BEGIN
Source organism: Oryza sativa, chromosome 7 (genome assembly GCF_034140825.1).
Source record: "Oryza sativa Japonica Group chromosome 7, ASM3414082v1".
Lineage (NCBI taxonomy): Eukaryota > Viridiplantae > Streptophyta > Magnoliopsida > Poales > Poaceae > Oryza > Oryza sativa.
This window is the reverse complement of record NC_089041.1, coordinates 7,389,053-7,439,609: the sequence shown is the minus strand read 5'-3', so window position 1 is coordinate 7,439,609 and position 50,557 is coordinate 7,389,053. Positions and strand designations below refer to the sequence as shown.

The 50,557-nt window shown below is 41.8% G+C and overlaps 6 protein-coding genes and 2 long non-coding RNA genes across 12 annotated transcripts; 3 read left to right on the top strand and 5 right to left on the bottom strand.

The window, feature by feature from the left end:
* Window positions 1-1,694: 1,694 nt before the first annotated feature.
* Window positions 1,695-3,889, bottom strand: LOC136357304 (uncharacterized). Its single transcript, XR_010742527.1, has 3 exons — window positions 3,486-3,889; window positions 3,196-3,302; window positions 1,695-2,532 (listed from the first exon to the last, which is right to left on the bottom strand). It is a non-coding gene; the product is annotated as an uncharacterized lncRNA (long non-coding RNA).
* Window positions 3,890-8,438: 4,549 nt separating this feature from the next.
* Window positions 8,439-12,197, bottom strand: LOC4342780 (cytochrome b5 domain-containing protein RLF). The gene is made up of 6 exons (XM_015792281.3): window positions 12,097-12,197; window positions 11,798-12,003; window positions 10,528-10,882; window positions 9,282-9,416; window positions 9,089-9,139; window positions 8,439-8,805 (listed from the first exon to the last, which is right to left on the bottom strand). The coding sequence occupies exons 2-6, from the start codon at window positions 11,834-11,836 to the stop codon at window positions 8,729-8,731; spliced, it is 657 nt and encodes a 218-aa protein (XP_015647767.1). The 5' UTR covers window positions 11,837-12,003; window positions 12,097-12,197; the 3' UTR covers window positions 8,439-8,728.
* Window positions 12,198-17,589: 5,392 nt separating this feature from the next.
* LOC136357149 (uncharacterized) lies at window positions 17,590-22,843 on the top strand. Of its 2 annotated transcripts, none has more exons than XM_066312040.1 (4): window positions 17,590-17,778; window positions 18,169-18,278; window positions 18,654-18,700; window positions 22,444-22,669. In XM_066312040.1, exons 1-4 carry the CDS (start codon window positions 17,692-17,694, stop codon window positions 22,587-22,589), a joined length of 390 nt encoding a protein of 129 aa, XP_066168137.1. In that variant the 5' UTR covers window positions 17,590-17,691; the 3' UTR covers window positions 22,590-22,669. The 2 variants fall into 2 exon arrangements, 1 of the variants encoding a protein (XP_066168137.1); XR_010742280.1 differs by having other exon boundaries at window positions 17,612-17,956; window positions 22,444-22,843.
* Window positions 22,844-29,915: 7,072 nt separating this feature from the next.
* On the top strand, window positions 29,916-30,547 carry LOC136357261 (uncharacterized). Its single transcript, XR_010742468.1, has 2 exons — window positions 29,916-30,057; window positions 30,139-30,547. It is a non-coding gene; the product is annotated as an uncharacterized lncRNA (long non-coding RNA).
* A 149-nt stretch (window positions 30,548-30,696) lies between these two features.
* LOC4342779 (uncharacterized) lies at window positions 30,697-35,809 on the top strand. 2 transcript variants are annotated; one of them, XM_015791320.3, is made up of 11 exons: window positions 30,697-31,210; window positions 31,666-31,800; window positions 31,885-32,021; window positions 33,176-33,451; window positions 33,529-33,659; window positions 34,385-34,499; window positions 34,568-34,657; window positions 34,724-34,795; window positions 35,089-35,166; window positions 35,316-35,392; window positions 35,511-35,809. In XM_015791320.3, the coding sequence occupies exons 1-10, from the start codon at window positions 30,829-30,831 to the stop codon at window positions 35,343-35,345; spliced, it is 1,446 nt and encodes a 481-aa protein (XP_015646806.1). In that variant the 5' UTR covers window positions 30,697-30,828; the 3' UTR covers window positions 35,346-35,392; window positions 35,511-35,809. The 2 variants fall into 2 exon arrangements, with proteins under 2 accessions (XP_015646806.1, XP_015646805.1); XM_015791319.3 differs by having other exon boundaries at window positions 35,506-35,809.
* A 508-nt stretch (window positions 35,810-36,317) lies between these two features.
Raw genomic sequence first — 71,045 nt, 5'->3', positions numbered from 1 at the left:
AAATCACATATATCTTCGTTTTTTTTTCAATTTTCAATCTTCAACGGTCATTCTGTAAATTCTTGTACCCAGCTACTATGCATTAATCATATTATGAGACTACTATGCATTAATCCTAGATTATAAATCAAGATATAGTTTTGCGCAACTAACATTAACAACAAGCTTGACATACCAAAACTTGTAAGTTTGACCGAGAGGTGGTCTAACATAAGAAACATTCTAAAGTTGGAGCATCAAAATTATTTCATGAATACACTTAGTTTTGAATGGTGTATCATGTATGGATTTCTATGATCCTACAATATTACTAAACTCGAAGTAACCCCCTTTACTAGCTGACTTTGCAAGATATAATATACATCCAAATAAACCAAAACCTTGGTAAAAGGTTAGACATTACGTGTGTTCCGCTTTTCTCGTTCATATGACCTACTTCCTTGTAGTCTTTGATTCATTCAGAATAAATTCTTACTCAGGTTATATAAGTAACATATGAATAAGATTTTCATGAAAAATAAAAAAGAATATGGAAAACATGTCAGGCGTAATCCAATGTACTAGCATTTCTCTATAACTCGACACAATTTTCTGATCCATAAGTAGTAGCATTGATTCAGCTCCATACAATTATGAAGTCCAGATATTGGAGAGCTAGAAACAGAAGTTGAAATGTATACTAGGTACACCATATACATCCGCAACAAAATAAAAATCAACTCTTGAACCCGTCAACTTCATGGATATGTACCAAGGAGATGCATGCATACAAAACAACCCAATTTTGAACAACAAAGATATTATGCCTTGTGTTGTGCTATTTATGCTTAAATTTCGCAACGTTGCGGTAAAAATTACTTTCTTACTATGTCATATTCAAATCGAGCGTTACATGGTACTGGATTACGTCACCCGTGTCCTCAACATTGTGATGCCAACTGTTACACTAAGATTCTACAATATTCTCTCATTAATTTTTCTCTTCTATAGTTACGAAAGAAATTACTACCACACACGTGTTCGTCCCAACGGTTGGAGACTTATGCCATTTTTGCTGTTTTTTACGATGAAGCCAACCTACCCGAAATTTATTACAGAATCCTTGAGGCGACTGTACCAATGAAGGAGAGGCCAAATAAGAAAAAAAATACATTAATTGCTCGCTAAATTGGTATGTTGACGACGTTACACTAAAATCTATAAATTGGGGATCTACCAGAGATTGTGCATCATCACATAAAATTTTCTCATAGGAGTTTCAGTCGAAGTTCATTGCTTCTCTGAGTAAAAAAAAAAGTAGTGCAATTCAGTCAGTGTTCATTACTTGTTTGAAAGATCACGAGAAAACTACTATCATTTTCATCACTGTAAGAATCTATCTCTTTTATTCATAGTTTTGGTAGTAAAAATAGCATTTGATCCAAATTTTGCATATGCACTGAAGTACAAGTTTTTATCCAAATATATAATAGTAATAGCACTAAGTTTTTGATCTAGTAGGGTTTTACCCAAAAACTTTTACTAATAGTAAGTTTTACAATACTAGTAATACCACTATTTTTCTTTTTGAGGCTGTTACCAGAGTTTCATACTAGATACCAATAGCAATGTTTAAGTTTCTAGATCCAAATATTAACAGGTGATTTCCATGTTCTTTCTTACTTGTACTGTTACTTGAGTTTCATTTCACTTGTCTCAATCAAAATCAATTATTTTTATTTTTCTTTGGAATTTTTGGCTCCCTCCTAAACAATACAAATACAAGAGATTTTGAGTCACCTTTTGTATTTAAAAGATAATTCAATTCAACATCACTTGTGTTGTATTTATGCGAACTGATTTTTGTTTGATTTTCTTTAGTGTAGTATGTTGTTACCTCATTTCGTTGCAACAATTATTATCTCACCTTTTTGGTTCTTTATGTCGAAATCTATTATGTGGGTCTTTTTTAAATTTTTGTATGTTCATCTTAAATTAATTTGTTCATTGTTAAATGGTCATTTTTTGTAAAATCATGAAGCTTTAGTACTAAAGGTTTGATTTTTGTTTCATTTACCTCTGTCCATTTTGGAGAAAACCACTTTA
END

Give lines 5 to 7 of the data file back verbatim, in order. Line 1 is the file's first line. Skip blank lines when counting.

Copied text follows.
The 50,557-nt window shown below is 41.8% G+C and overlaps 6 protein-coding genes and 2 long non-coding RNA genes across 12 annotated transcripts; 3 read left to right on the top strand and 5 right to left on the bottom strand.

The window, feature by feature from the left end:
* Window positions 1-1,694: 1,694 nt before the first annotated feature.